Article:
A gang of young women in Brazil try to control everything around them, including other women, in this genre-hopping film about internalized misogyny.
Anita Rocha da Silveira
The unexpected rise of radical Christian factions in Brazil prompted writer-director Anita Rocha da Silveira to start working on the ideas behind her new feature, in which religion, politics, and violence — the mythological and the all-too-real — converge. Medusa centres on a gang of fanatic young women who beat up and “convert” other women they deem too sinful. Mariana and Michele, two of the “treasures” of their church’s congregation, go to great lengths to prove to themselves and the world that their path is the right one. However, they end up discovering — not without pain — that the only way for them to be their truest selves is to break free from their hypocritical clique’s tight control of their minds and bodies.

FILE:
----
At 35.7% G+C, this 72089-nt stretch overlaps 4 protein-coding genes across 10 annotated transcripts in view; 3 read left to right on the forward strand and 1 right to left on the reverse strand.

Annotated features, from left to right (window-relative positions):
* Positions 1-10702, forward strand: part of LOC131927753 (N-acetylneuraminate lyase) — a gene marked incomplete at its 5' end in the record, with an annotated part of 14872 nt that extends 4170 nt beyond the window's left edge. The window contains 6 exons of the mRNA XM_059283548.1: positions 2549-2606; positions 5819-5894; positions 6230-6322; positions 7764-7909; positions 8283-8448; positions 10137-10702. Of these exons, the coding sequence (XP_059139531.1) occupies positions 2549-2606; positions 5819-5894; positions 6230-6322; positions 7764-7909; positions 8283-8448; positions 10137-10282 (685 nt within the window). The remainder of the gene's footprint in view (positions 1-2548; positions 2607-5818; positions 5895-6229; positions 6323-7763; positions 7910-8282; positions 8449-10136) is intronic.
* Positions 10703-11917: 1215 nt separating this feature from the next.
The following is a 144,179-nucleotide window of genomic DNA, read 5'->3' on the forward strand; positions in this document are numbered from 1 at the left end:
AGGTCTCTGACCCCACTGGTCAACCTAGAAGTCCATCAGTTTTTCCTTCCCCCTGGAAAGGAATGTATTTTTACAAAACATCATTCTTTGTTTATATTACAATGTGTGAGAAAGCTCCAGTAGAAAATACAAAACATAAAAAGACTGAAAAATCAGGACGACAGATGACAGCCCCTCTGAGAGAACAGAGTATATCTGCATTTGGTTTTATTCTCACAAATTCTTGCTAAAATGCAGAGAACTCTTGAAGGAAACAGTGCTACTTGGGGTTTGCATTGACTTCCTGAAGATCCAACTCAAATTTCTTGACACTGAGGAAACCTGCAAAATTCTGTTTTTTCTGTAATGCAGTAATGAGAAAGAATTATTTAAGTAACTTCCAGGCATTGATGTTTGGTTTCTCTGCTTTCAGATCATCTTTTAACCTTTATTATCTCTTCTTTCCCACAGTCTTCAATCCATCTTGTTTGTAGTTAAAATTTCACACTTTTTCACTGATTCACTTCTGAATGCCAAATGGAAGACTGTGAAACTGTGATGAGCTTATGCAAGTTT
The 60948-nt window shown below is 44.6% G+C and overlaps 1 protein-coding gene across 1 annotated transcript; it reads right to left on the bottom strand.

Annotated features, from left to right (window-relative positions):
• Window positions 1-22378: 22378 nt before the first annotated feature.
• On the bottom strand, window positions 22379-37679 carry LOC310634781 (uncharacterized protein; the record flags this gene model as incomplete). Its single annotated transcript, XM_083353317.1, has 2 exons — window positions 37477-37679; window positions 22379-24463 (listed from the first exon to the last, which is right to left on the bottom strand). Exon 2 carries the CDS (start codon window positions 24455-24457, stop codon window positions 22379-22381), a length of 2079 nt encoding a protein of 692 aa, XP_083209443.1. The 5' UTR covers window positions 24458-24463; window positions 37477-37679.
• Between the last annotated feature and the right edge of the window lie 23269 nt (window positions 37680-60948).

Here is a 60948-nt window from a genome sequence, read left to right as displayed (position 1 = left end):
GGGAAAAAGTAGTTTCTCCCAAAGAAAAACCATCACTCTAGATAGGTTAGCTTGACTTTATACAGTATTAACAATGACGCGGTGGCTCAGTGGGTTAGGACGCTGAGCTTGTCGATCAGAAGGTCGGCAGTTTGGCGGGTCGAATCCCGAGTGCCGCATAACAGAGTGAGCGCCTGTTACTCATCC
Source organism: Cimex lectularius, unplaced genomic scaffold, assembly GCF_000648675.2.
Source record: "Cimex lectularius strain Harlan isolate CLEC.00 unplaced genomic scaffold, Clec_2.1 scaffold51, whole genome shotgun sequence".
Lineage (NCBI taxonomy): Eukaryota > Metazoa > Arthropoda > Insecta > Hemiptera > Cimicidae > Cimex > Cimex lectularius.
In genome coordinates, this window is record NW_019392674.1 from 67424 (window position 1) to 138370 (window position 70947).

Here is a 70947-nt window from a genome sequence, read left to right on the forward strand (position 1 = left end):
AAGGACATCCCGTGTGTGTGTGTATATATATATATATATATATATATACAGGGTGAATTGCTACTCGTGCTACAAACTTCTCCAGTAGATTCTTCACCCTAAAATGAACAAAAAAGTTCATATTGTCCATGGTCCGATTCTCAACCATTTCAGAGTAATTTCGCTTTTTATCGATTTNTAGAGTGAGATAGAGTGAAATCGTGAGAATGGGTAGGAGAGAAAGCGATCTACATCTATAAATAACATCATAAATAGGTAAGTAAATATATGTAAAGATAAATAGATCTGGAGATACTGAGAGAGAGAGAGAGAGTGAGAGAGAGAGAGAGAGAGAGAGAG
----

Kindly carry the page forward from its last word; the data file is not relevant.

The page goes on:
Silveira’s chromatic, highly stylized take on horror draws freely from such classics as Dario Argento’s Suspiria, with a fittingly moody soundtrack — but Silveira is bold enough to play with genres and get into Lynchian territory, with comedic moments that add some lightheartedness to the heady material.
Mesmerizing and cathartic, Medusa takes us back to Caravaggio’s famous depiction of the Gorgon, whose frozen scream is tellingly interpreted by the director as “not scared or terrified” but “pissed.” The rage these women unleash is ancient and powerful, and it is a pleasure to see them run away with it.
Content advisory: verbal and physical abuse against women, sexual content, bullying